Step Three: Develop Internal Compliance Controls

Next, it’s essential to maintain regulatory compliance by implementing internal controls and policies. Obligated entities must perform Customer Due Diligence (CDD) and monitor suspicious activity while ensuring that applicable data is reported to appropriate agencies like FinCEN. Practices can vary depending on the individual company’s size and the associated risks. 

Use this short checklist to navigate through AML policies easier:

  • Evaluate AML processes. Add periodic procedure evaluations into your standard AML practice. Automated transaction monitoring, together with AML customer screening, will reduce the time for compliance officers who are responsible for detecting potentially suspicious activity during this stage. 

Integrate identity verification. Using AI-powered verification solutions will ensure quick and accurate data validation while guaranteeing that the customer’s data is legit before they can complete any transactions.

AML Compliance Controls

Step Four: Ensure Independent Testing 

While developing internal controls or training your employees is essential, AML compliance requirements also include regular independent testing.

To understand and assess the company’s program yearly, a qualified third-party company must take care of this testing. Instead of taking someone directly responsible for regulatory compliance in the company, independent audits check if all AML controls are in place and working correctly. 

Key facts about third-party audits:

  • Independent auditors test and audit AML programs regularly to ensure compliance.
  • The goal of the audits is to discover potential weaknesses in the AML compliance program.
  • High-risk sectors should undergo frequent audits, while low-risk institutions must conduct third-party testing once a year.

Step Five: Perform In-Depth Risk Assessment 

Financial Crimes Enforcement Network (FinCEN) presented the final Customer Due Diligence (CDD) rule in May 2018. After it became immediately effective, it was considered one of the top essential components of AML compliance. 

The CDD rule recommends companies evaluate the risks of money laundering and terrorist financing by:

  • Identifying customers, 
  • Verifying their identities, 
  • Continuously monitoring transactions,
  • Detecting and reporting suspicious activity. 

If a customer submits a fake document, engages in unusually large transactions, or tries to open a bank account with insufficient customer information, organizations need to take the necessary steps to report these red flags.

In-depth risk assessment flow

For instance, if a customer is trying to create a new account from a high-risk country or a blacklisted IP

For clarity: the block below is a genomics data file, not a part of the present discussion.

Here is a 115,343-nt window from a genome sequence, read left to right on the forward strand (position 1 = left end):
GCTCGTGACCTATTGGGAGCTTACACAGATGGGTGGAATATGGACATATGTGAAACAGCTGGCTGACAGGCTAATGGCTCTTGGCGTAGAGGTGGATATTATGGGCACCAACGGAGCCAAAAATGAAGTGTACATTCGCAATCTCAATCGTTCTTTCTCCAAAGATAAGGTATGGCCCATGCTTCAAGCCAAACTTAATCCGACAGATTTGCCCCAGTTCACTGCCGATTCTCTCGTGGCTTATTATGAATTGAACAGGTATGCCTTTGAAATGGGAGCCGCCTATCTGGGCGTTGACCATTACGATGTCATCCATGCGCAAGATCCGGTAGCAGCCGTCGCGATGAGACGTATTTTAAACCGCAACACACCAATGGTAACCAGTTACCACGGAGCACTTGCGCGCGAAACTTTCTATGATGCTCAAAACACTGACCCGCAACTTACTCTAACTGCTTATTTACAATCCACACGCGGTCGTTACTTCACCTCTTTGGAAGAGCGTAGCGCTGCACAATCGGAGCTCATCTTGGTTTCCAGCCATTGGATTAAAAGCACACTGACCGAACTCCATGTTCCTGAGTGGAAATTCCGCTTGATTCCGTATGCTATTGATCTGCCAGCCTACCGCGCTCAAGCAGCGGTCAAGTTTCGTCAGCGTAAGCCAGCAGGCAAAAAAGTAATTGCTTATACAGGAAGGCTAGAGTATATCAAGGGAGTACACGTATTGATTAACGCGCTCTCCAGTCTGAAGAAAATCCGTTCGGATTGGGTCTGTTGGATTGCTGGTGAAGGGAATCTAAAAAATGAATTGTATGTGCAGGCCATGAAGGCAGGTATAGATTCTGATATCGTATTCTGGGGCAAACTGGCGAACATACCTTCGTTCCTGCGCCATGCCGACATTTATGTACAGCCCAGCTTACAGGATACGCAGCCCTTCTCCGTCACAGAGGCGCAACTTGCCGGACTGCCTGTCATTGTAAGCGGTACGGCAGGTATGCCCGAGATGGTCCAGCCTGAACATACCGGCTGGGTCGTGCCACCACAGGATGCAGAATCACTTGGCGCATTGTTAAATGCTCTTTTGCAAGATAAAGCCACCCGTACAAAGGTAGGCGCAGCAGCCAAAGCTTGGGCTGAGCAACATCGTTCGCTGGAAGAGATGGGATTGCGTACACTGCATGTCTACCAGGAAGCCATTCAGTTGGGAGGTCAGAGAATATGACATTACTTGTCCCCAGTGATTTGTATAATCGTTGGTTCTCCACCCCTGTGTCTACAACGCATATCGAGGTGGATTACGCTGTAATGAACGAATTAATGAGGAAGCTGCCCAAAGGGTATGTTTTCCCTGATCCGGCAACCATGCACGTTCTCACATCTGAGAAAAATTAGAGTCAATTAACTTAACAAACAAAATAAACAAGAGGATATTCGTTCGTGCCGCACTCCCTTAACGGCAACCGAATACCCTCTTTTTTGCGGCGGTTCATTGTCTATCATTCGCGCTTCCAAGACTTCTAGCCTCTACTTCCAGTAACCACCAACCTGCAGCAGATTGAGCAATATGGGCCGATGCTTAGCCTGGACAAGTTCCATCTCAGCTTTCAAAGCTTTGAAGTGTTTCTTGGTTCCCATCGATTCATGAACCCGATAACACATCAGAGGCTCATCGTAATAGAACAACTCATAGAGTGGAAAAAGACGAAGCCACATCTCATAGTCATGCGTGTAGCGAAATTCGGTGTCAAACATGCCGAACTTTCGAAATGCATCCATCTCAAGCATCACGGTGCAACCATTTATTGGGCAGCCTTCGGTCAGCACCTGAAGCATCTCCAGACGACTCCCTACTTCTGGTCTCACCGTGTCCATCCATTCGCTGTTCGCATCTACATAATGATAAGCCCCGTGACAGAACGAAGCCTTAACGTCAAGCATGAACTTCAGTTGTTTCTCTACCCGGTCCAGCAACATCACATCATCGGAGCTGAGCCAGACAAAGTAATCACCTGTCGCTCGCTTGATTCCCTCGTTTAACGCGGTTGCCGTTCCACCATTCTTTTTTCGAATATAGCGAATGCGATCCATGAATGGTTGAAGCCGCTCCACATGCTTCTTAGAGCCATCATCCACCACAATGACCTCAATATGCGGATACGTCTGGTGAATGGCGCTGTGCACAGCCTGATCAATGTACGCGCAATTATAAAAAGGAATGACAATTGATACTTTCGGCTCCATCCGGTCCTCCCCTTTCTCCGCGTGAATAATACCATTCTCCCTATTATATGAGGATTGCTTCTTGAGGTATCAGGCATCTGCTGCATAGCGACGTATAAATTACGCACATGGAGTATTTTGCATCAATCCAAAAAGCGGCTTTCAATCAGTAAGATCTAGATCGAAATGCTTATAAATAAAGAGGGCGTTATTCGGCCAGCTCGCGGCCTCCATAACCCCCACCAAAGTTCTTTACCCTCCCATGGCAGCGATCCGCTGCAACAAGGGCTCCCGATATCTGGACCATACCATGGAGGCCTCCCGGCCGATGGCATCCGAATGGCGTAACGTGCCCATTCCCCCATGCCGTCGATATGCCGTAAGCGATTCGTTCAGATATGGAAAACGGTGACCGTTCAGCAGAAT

address, it’s best to conduct additional checks before you approve their account and provide access to sensitive data. 

So, what makes this rule important? The CDD regulation poses the need for a risk-based approach, obliging businesses to conduct a comprehensive risk assessment to identify AML threats in specific jurisdictions. 

How to Stay AML Compliant? 

After you set up a successful AML compliance program, the question of how to maintain compliance at your organization becomes the next priority. That means sticking to the compliance checklist that you’ve established, including training employees, conducting audits, reporting suspicious activity, and so on. 

As regulations change, companies are responsible for keeping their compliance program up-to-date. The risks of falling out of AML compliance can leave businesses with severe consequences. Fines range from $25,000 to $100,000 for failing to report a single suspicious transaction. 

Automated AML Software Can Help 

AML software helps stay compliant with AML regulations easier by enabling organizations to identify, analyze and report suspicious activity in real time. It’s an entirely automated tool designed to benefit businesses that want to stick to ever-evolving AML policies. 

iDenfy can help you gain this competitive advantage by digitizing AML processes, including identity verification and AML screening or ongoing monitoring. With the ability to choose the level of friction, you can customize your customer onboarding flow by automatically verifying and additionally screening risky users to comply with CDD rules. Simplify compliance without compromising on security or your conversions. Try iDenfy’s multi-functional ID verification and AML compliance software for free today.